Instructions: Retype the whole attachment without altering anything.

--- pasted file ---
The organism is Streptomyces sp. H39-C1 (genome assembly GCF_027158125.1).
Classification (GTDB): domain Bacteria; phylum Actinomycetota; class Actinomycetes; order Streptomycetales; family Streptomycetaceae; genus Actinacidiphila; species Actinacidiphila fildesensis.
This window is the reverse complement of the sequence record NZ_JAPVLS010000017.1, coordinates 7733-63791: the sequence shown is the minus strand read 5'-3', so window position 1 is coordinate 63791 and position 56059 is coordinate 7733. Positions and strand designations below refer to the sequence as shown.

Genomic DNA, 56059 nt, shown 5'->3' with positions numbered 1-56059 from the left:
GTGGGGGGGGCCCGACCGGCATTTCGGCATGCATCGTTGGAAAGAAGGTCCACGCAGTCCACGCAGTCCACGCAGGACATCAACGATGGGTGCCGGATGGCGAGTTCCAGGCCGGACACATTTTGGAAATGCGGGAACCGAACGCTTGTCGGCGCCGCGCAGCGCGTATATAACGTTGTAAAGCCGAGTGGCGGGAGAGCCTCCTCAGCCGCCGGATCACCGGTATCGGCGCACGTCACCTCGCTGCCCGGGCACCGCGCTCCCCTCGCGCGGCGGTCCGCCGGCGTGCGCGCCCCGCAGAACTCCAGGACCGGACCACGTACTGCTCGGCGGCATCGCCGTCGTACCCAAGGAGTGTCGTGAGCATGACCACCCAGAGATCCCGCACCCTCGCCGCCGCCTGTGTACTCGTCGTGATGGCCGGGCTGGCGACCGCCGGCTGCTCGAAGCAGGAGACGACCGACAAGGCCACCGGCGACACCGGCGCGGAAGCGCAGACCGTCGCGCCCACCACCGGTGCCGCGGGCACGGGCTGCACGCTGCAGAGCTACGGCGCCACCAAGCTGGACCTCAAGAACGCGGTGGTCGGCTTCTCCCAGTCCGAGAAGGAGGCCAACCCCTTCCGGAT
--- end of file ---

The organism is Streptomyces sp. H39-C1 (genome assembly GCF_027158125.1).
Classification (GTDB): domain Bacteria; phylum Actinomycetota; class Actinomycetes; order Streptomycetales; family Streptomycetaceae; genus Actinacidiphila; species Actinacidiphila fildesensis.
This window is the reverse complement of the sequence record NZ_JAPVLS010000017.1, coordinates 7733-63791: the sequence shown is the minus strand read 5'-3', so window position 1 is coordinate 63791 and position 56059 is coordinate 7733. Positions and strand designations below refer to the sequence as shown.

Genomic DNA, 56059 nt, shown 5'->3' with positions numbered 1-56059 from the left:
GTGGGGGGGGCCCGACCGGCATTTCGGCATGCATCGTTGGAAAGAAGGTCCACGCAGTCCACGCAGTCCACGCAGGACATCAACGATGGGTGCCGGATGGCGAGTTCCAGGCCGGACACATTTTGGAAATGCGGGAACCGAACGCTTGTCGGCGCCGCGCAGCGCGTATATAACGTTGTAAAGCCGAGTGGCGGGAGAGCCTCCTCAGCCGCCGGATCACCGGTATCGGCGCACGTCACCTCGCTGCCCGGGCACCGCGCTCCCCTCGCGCGGCGGTCCGCCGGCGTGCGCGCCCCGCAGAACTCCAGGACCGGACCACGTACTGCTCGGCGGCATCGCCGTCGTACCCAAGGAGTGTCGTGAGCATGACCACCCAGAGATCCCGCACCCTCGCCGCCGCCTGTGTACTCGTCGTGATGGCCGGGCTGGCGACCGCCGGCTGCTCGAAGCAGGAGACGACCGACAAGGCCACCGGCGACACCGGCGCGGAAGCGCAGACCGTCGCGCCCACCACCGGTGCCGCGGGCACGGGCTGCACGCTGCAGAGCTACGGCGCCACCAAGCTGGACCTCAAGAACGCGGTGGTCGGCTTCTCCCAGTCCGAGAAGGAGGCCAACCCCTTCCGGAT